Ice fog and frog storms -- Oh my!
In February it is easy to get obsessed with the weather and forget about important things.
I am totally obsessed, especially after this week. I nearly forgot that I need to get out the next couple of days and get my wife a card for Valentine's Day.
Weather has been at best unpleasant, and at worst like having your town invaded by Ghengis Khan. It is easy to obsess about it. Even Downton Abbey has not turned my mind from despairing over the weather.
Weather already worries me, but lately I have discovered things about it that creep me out.
In December it was easy to go around screaming that a storm was coming just because it was going to snow. It actually felt energizing. But Mother Nature now apparently realizes it can no longer freak us out by just throwing a storm at us. Now it is rolling out new things, scary things from the depths of NOAA rarely heard of in polite company. Dare I say thunder snow? Freezing fog? Pretty cool, huh? Just about everyone except me learned of thunder snow first hand. In the middle of the second round of snow, around 11 p.m. Thursday, people in my neck of the woods were rattled by thunder and lots of lightning in a snowstorm.
That was cool, but this weekend freezing fog may be headed our way. NOAA had it on its forecast.
Freezing fog? Fog is supposed to be friendly except when it is too foggy. It is pretty. Freezing fog? I had to know more, if only to include it in the horror novel I plan to write after the paper sends me into retirement for writing too many columns involving weather and brush.
Hey, freezing fog! Why wouldn't I write about it? I like to scare people, and freezing fog seems creepy. People care about weather and that is why I like to write about it. They fear weather and find joy in it, and sometimes both.
People should care about my love of brush burning, at least people in my hometown, because they depend on me to cause clouds of smoke that reduce the mosquito population, thus saving many lives.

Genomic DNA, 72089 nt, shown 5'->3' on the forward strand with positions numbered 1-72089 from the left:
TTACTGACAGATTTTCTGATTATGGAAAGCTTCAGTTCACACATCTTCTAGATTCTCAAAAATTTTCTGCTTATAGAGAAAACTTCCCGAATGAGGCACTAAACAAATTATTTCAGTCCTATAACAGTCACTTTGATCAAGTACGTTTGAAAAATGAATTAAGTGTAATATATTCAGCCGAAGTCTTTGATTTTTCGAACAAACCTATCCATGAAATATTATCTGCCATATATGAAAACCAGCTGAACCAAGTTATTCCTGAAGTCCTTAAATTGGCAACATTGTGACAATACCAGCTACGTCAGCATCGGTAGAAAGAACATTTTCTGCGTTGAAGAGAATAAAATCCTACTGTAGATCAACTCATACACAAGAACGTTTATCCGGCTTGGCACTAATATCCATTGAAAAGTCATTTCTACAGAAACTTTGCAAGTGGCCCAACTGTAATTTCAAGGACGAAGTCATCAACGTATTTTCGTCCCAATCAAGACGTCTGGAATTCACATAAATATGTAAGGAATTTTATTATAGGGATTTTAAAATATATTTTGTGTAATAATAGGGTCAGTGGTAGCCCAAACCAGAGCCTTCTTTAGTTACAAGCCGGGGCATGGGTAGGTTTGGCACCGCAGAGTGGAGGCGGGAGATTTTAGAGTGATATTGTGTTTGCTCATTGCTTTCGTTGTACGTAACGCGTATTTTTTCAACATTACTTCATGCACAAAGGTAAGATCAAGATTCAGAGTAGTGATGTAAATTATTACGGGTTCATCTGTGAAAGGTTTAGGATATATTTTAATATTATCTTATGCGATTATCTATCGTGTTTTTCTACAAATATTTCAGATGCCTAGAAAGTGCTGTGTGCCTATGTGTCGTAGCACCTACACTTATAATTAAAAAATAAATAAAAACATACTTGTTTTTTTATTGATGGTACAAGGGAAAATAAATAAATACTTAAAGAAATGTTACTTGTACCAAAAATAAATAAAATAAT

But freezing fog? Apparently it is a real thing. People should care and fear. And to make things worse, it has a creepier evil brother called icy fog. I learned about icy fog while researching freezing fog.
Freezing fog is fog that remains liquid, but super cooled, until it lands on a surface where it freezes. It looks like regular fog and happens between freezing and 10 below. Ice fog happens when temperatures get down around 40 below, something that apparently only happens in Alaska, Minnesota and Atlanta.
Ice fog even sounds scary. Known out west by the charming name of pogonip, it was also called, more appropriately, white death. It was named that by early settlers who believed if you inhaled it, it would kill you. It is basically fog frozen into ice crystals, hanging in the air, waiting to murder. Okay, it probably is no more likely to kill someone than standing outside in 40-below weather, but it is bizarre.
Learning of ice fog got me wondering what other unusual things are out there waiting to terrorize us. NOAA happens to have a list of weather terms, some of which are ordinary like snow or snowier, but there is also the ever popular Fujiwhara effect, which is scary. It is two storms rotating around each other. I also learned we will soon get hit with a frog storm, which has nothing to do with reptiles. It is the first bad storm of the spring. The Fujiwhara effect and frog storm will probably find their way into my horror novel, but I might just write a children's book about Frankie the Fogbow. Fogbows are now on my bucket list of oddities I must see. They are rainbows with a white band. They appear in fog and there is red on the outside of the white band and blue on the inside.
I'll go all thundersnow and icy foggish in my horror story, but I really want to see a fogbow.
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|Publication:||Telegram & Gazette (Worcester, MA)|
|Date:||Feb 15, 2014|
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